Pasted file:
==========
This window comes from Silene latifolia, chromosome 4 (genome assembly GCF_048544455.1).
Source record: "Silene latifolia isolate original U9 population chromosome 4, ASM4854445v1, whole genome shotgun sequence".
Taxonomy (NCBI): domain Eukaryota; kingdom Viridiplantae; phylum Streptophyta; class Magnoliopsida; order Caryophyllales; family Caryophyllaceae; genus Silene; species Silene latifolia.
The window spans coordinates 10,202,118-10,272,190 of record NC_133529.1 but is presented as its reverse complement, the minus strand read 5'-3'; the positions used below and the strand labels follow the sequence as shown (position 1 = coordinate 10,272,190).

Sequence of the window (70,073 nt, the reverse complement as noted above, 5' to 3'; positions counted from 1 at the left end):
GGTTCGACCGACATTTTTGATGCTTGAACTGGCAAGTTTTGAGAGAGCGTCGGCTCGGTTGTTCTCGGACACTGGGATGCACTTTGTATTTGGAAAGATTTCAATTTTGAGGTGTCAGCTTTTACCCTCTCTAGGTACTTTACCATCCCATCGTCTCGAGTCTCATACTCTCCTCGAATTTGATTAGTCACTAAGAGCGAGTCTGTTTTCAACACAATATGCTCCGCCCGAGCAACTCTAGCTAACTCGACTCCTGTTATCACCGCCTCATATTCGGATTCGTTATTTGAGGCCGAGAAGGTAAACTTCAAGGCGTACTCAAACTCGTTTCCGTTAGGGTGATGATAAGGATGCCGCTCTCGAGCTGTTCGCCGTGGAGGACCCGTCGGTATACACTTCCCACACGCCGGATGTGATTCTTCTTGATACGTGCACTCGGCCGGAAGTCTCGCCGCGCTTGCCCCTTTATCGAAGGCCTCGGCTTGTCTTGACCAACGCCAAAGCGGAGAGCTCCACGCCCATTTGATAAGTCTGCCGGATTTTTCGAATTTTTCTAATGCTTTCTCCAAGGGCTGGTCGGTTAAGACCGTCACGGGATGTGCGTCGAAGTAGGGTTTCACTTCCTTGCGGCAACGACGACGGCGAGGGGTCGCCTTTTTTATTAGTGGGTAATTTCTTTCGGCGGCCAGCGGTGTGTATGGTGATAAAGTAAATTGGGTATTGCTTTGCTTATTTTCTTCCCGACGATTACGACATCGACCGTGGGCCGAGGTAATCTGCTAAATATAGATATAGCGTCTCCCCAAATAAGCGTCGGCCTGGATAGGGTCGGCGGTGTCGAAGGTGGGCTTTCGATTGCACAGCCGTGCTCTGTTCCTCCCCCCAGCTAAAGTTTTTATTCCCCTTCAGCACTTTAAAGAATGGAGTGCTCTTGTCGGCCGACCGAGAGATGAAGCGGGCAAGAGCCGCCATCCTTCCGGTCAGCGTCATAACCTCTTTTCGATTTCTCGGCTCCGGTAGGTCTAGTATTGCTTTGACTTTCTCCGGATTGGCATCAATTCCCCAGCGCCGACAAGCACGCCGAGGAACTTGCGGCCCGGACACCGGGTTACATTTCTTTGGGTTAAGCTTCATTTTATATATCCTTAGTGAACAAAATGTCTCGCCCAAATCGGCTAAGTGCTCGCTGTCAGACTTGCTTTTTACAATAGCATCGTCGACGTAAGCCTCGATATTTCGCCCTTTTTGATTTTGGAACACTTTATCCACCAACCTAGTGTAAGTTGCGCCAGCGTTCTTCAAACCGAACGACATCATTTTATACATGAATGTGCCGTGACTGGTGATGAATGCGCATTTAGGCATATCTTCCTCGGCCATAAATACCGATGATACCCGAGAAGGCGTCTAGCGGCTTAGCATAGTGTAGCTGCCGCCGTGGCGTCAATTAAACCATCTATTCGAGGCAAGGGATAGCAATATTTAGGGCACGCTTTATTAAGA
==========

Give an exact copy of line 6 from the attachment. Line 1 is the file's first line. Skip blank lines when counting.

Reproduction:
GGTTCGACCGACATTTTTGATGCTTGAACTGGCAAGTTTTGAGAGAGCGTCGGCTCGGTTGTTCTCGGACACTGGGATGCACTTTGTATTTGGAAAGATTTCAATTTTGAGGTGTCAGCTTTTACCCTCTCTAGGTACTTTACCATCCCATCGTCTCGAGTCTCATACTCTCCTCGAATTTGATTAGTCACTAAGAGCGAGTCTGTTTTCAACACAATATGCTCCGCCCGAGCAACTCTAGCTAACTCGACTCCTGTTATCACCGCCTCATATTCGGATTCGTTATTTGAGGCCGAGAAGGTAAACTTCAAGGCGTACTCAAACTCGTTTCCGTTAGGGTGATGATAAGGATGCCGCTCTCGAGCTGTTCGCCGTGGAGGACCCGTCGGTATACACTTCCCACACGCCGGATGTGATTCTTCTTGATACGTGCACTCGGCCGGAAGTCTCGCCGCGCTTGCCCCTTTATCGAAGGCCTCGGCTTGTCTTGACCAACGCCAAAGCGGAGAGCTCCACGCCCATTTGATAAGTCTGCCGGATTTTTCGAATTTTTCTAATGCTTTCTCCAAGGGCTGGTCGGTTAAGACCGTCACGGGATGTGCGTCGAAGTAGGGTTTCACTTCCTTGCGGCAACGACGACGGCGAGGGGTCGCCTTTTTTATTAGTGGGTAATTTCTTTCGGCGGCCAGCGGTGTGTATGGTGATAAAGTAAATTGGGTATTGCTTTGCTTATTTTCTTCCCGACGATTACGACATCGACCGTGGGCCGAGGTAATCTGCTAAATATAGATATAGCGTCTCCCCAAATAAGCGTCGGCCTGGATAGGGTCGGCGGTGTCGAAGGTGGGCTTTCGATTGCACAGCCGTGCTCTGTTCCTCCCCCCAGCTAAAGTTTTTATTCCCCTTCAGCACTTTAAAGAATGGAGTGCTCTTGTCGGCCGACCGAGAGATGAAGCGGGCAAGAGCCGCCATCCTTCCGGTCAGCGTCATAACCTCTTTTCGATTTCTCGGCTCCGGTAGGTCTAGTATTGCTTTGACTTTCTCCGGATTGGCATCAATTCCCCAGCGCCGACAAGCACGCCGAGGAACTTGCGGCCCGGACACCGGGTTACATTTCTTTGGGTTAAGCTTCATTTTATATATCCTTAGTGAACAAAATGTCTCGCCCAAATCGGCTAAGTGCTCGCTGTCAGACTTGCTTTTTACAATAGCATCGTCGACGTAAGCCTCGATATTTCGCCCTTTTTGATTTTGGAACACTTTATCCACCAACCTAGTGTAAGTTGCGCCAGCGTTCTTCAAACCGAACGACATCATTTTATACATGAATGTGCCGTGACTGGTGATGAATGCGCATTTAGGCATATCTTCCTCGGCCATAAATACCGATGATACCCGAGAAGGCGTCTAGCGGCTTAGCATAGTGTAGCTGCCGCCGTGGCGTCAATTAAACCATCTATTCGAGGCAAGGGATAGCAATATTTAGGGCACGCTTTATTAAGA